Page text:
MUNPlanet: Professor Walt, what is the state of the relationship between theory and policy in international relations? Is theory today more relevant for practice than 10 years ago, when you wrote the article on this subject?
Stephen Walt: Theory is always relevant—indeed, essential—for policymaking. The world is infinitely complex, and we all rely on mental maps to tell us what is most important and how key elements are connected. A good theory helps us identify the key causal relationships in a given setting, and helps us formulate policy responses that are more likely to produce the desired result. Whether they know it or not, policymakers are always using some sort of crude theory to make decisions; one task of scholars is to get policymakers better ways to understand the world so that leaders can make better choices.
MUNPlanet: “Pivot to Asia”: How do you see the situation in Asia and the U.S. foreign policy in this region? Can we say Asian international system has reached a level of mature anarchy which could write off any major world war in the coming decades?
Stephen Walt: I think a major world war is unlikely, because virtually everyone understands that the costs would be enormous and would outweigh any possible gains. That is partly due to the economic consequences, but also due to the shadow cast by nuclear weapons. So I have trouble imagining a deliberate attempt to launch a world war, such as occurred in 1914 or 1939. But I also believe we will see growing competition between the United States and China, as well as continued tensions in the Middle East and Eurasia, and these conflicts could escalate to a level that no leader originally intends. Sadly, history provides all too many examples of this sort of process.
"I think a major world war is unlikely, because virtually everyone understands that the costs would be enormous and would outweigh any possible gains... But I also believe we will see growing competition between the United States and China, as well as continued tensions in the Middle East and Eurasia, and these conflicts could escalate to a level that no leader originally intends."
"...we have seen power politics come back with a vengeance. The conflict in Ukraine is one obvious example, and so is China’s growing assertiveness in East Asia. Also, we should not forget that the United States has been throwing its weight around for quite some time, and pretty much ignoring international law when it suited it. Sadly, realism remains all too relevant to contemporary world politics."
MUNPlanet: We live in the ’risk society,’ to use the reference to Ulrich Beck. One gets the impression that non-military and non-economic risks and threats are not given enough attention in world politics. Why is that so, and is that actually a threat to the world?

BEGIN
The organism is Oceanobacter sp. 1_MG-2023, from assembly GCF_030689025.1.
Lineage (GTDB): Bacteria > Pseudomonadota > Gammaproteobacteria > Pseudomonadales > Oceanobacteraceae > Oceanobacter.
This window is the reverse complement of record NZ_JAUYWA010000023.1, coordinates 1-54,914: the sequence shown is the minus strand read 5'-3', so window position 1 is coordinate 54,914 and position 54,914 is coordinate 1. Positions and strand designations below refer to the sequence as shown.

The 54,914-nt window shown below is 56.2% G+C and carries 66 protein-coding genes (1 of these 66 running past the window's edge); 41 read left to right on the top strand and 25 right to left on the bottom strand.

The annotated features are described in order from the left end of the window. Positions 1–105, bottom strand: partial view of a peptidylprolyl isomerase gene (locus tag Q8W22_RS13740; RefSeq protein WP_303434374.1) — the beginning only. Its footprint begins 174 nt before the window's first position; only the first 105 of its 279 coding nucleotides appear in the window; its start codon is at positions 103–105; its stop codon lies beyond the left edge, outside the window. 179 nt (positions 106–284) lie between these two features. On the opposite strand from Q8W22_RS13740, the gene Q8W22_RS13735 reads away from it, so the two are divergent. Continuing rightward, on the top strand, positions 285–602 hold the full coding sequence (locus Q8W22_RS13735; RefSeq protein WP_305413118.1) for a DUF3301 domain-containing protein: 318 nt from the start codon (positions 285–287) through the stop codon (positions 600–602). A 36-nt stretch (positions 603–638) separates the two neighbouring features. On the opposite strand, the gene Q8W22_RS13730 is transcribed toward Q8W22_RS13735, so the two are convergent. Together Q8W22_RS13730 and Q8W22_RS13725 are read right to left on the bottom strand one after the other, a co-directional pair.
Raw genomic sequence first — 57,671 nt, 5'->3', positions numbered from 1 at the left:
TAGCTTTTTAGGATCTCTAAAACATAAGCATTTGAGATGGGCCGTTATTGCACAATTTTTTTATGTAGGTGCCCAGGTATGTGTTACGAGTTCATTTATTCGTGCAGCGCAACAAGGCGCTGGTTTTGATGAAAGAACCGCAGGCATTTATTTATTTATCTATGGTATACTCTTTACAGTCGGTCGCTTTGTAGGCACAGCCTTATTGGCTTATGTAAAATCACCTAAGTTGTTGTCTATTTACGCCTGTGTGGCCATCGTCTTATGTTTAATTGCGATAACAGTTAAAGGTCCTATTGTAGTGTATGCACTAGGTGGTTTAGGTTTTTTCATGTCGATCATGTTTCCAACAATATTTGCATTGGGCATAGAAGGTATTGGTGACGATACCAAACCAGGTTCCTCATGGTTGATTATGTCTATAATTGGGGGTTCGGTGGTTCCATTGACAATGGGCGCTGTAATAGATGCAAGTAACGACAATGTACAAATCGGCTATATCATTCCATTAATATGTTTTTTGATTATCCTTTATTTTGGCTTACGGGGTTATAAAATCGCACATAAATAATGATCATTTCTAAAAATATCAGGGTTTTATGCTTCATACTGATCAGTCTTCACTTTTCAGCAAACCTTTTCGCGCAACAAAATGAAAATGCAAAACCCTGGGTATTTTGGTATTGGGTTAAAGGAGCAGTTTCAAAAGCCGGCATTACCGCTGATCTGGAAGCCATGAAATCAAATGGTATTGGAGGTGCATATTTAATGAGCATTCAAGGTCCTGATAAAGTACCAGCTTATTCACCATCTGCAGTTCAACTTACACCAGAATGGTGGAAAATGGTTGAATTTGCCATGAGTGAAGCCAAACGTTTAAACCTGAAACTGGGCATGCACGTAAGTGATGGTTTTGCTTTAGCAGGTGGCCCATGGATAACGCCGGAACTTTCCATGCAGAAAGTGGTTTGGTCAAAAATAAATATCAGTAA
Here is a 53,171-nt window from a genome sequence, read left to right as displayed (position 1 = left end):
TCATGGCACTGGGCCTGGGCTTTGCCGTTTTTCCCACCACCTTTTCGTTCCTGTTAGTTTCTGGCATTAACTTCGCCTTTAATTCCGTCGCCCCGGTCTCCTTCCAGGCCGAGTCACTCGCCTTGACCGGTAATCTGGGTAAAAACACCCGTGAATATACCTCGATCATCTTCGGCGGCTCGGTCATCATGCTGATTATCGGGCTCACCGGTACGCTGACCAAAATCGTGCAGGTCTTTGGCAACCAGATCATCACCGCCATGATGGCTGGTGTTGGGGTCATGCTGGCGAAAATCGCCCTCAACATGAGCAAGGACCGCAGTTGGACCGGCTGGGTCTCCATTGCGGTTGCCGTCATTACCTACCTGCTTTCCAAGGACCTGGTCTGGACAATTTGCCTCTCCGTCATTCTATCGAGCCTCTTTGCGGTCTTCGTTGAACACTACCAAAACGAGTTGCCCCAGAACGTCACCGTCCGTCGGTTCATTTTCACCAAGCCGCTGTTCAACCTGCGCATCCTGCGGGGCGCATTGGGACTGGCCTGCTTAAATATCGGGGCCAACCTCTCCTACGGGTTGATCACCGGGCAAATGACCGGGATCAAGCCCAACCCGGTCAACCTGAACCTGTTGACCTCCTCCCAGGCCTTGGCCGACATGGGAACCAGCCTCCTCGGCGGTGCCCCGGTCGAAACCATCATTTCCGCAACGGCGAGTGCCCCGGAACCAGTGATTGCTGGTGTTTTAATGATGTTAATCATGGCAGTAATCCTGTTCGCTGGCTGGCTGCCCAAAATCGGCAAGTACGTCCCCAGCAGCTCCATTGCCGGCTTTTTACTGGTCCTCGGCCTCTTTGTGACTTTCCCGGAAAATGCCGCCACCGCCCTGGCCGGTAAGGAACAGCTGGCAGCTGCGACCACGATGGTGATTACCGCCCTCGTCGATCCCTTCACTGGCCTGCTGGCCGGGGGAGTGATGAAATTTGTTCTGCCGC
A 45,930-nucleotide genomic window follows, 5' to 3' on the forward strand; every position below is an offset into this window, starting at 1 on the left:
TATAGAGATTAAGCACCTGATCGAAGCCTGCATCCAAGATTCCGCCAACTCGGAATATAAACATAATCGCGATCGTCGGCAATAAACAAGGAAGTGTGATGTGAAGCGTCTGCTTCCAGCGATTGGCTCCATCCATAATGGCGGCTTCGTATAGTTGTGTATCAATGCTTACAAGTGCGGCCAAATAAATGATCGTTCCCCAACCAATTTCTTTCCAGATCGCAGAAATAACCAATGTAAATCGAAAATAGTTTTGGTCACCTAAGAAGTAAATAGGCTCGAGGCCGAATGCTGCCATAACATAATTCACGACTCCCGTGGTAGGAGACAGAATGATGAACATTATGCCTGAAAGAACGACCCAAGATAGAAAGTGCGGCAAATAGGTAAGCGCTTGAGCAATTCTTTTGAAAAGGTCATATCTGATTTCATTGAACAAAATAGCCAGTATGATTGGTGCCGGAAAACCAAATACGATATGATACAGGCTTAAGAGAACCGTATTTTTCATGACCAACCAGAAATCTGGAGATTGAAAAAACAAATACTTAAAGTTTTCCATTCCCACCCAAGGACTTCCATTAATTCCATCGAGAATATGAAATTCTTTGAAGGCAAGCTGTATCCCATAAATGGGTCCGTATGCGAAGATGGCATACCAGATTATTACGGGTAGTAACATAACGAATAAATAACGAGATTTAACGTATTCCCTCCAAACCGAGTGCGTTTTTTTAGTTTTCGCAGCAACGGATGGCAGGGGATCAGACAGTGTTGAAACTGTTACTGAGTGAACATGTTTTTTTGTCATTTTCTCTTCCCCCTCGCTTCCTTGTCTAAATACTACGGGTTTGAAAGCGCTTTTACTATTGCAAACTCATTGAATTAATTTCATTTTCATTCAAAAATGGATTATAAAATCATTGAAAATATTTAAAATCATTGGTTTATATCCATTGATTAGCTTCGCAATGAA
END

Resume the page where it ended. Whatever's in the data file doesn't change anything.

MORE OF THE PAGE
MUNPlanet: What would be your advice to students of International Relations as to how best start their careers after they graduate? What is the importance of theory for careers?
MUNPlanet: Kenneth Waltz, one of the great IR scholars and the father of Structural Realism was your mentor when you were writing your doctoral dissertation at Berkeley. What it was like to have him as a mentor, and what would be your advice on how to write a good thesis?
MUNPlanet: How do you see the state of communication among peoples and communication between states in the era of globalization? What is your take on the role of online social networks in the conduct of politics and their effect on human nature?
MUNPlanet: Besides being a Harvard professor and IR scholar, you are also known for your blog at Foreign Policy. Why is blogging important today, and how you see the future of books in the time of blogs?
"...I find a lot of interesting ideas in a lot of contemporary historical writing, and I also think the revolution in behavioral economics could have far-reaching effects on how we think about foreign policy."
"...I would encourage young scholars (and future leaders) to be courageous, to question reigning orthodoxies, and to cultivate a support network of friends and allies who can back you up when you need it (and tell you when you’re wrong too)."
MUNPlanet: Who are the most innovative thinkers in IR today, and what could be the future breakthroughs within the field?
MUNPlanet: This year the United Nations marks 70th anniversary? How would the world look like if there were no United Nations, would it be a better place?
"My general advice to students at the beginning of their careers is to focus on big and important questions that are likely to be of enduring interest, rather than on today’s fad, and be prepared to work really hard for a decade or more to establish yourself."
MUNPlanet: How do you see the world in 2034, to paraphrase a Lakhdar Brahimi’s article on the future of the UN (2006)?
MUNPlanet: What would be your message to the young generation of scholars and leaders?
Stephen Walt: Resist the temptation to just do what is expedient, popular, or narrowly conformist. Ambitious young people face enormous pressures to conform: to follow the “conventional wisdom” instead of challenging ideas that are outmoded or harmful. Sometimes the conventional wisdom is correct, but I would encourage young scholars (and future leaders) to be courageous, to question reigning orthodoxies, and to cultivate a support network of friends and allies who can back you up when you need it (and tell you when you’re wrong too). If scholars and leaders are afraid of their own shadows, those problems I just mentioned are going to get worse instead of better.
MUNPlanet: Professor Walt, thank you for devoting your time for the interview with MUNPlanet.